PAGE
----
There has been a lot of recent work on CKAN’s popular and widely used spatial extension. The extension adds a spatial field to datasets and allows spatial metadata to be harvested from a variety of sources, queried (including with a map search), and exposed using the CSW standard for geospatial discovery. It also provides map previews for spatial data formats such as GeoJSON.
In this post I’ll describe two major new features, an overhaul and expansion of the documentation, and a recent presentation at FOSS4G, the open-source geospatial conference.
Support for MapBox and other tiles
The spatial extension displays maps for various purposes. By default, these uses MapQuest-OSM tiles, based on OpenStreetMap data and provided by MapQuest.
However, users wanting to customize the default maps for their own instances can now use map tiles hosted on MapBox. MapBox makes it really easy to create beautiful custom maps, using their online editor or the more advanced TileMill desktop tool. To use your own tiles, you just need to set a couple of configuration options to enjoy their handcrafted maps. You can see the MapBox tiles in action in the screenshot of a file preview below, or on our demo site, and all details to set it up yourself can be found in the documentation here.
Support for custom tiles is not limited to MapBox: any tileset that follows the XYZ convention for web maps can be used on the widgets of your CKAN instance, even Stamen’s famous watercolor maps, as in the example below of map-based search filtering:
Integration with pycsw
CKAN offers support for the CSW standard, a specification from the Open Geospatial Consortium for exposing
geospatial catalogues over the web. CKAN can both harvest remote CSW servers,
and expose its own records via a CSW interface. Until now, the latter has been done via a custom plugin, which provided a very limited subset of the specification and was quite flaky.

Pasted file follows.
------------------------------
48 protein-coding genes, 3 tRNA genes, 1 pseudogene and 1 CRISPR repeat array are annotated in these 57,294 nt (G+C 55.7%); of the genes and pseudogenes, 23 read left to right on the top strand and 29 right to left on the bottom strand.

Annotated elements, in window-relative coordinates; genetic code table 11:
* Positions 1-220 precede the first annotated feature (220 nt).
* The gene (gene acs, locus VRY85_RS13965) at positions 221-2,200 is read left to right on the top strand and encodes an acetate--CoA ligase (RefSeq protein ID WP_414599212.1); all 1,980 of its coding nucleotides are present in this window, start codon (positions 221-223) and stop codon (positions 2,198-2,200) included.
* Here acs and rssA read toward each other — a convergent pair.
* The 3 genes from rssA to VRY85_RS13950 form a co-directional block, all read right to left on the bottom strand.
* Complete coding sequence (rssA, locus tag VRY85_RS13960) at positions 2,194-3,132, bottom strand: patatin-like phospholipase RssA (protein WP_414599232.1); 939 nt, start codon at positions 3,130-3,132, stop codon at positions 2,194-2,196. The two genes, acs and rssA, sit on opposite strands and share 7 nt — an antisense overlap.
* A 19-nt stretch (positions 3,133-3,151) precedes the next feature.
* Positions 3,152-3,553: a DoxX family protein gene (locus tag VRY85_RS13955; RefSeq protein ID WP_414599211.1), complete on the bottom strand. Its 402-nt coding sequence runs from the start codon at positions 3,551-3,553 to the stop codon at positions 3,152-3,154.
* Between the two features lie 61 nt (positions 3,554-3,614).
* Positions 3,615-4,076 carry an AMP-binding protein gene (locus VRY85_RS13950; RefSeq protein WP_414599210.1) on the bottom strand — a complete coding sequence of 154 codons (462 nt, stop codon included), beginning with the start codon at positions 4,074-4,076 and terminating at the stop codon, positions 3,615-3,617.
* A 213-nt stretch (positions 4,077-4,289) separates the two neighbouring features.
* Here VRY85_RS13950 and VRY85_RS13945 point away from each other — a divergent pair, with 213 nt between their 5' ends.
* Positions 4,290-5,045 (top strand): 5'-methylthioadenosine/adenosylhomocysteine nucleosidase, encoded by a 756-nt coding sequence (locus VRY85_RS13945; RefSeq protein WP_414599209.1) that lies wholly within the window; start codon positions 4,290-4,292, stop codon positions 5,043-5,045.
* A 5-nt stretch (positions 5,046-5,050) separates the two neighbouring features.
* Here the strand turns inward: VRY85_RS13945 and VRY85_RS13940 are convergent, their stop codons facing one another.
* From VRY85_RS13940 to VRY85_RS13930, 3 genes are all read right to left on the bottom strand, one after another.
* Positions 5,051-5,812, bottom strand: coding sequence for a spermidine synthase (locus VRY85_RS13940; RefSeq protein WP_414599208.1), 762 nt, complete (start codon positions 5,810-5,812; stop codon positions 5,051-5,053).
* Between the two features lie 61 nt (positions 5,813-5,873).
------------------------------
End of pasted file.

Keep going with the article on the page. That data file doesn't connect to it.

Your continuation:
To improve that we have added features to integrate with pycsw, an excellent open source Python library that provides a full CSW implementation. At present only datasets harvested from other spatial sources can be exposed via pycsw, but hopefully more general support will be added in the future.
To find out more about CKAN and CSW, look at the documentation.
New and revamped documentation
The documentation had outgrown the README file and was hard to follow, so we moved it into proper Sphinx docs hosted online with the core CKAN docs. The full geospatial extension docs are now at docs.ckan.org/projects/ckanext-spatial.
This wasn’t just a cosmetic change: all the documentation has been restructured, cleaned up and updated, so hopefully topics like installation, geo-indexing datasets and the spatial harvesters are now clearer and easier to set up.
We aim to do a similar job soon updating the documentation for the spatial extension’s favourite companion, the harvester extension. As usual, any suggestions or pull requests to improve the documentation are very welcome.
CKAN at FOSS4G
FOSS4G is the main international conference for open source geospatial software. It is organized by different local chapters of OSGeo, an organization that promotes, incubates and fosters communities around free geo-related projects.
This year we dropped in to Nottigham in the UK to present CKAN at FOSS4G for the first time ever. Although not as popular as other veteran catalogues like
GeoNetwork or GeoNode, CKAN is starting to be well known in the geospatial community, and there was a lot of interest in potential features and integration with other tools.
Sadly the presentation doesn’t seem to have been recorded, but you can check out the slides here, or download them as PDF (5.5 Mb).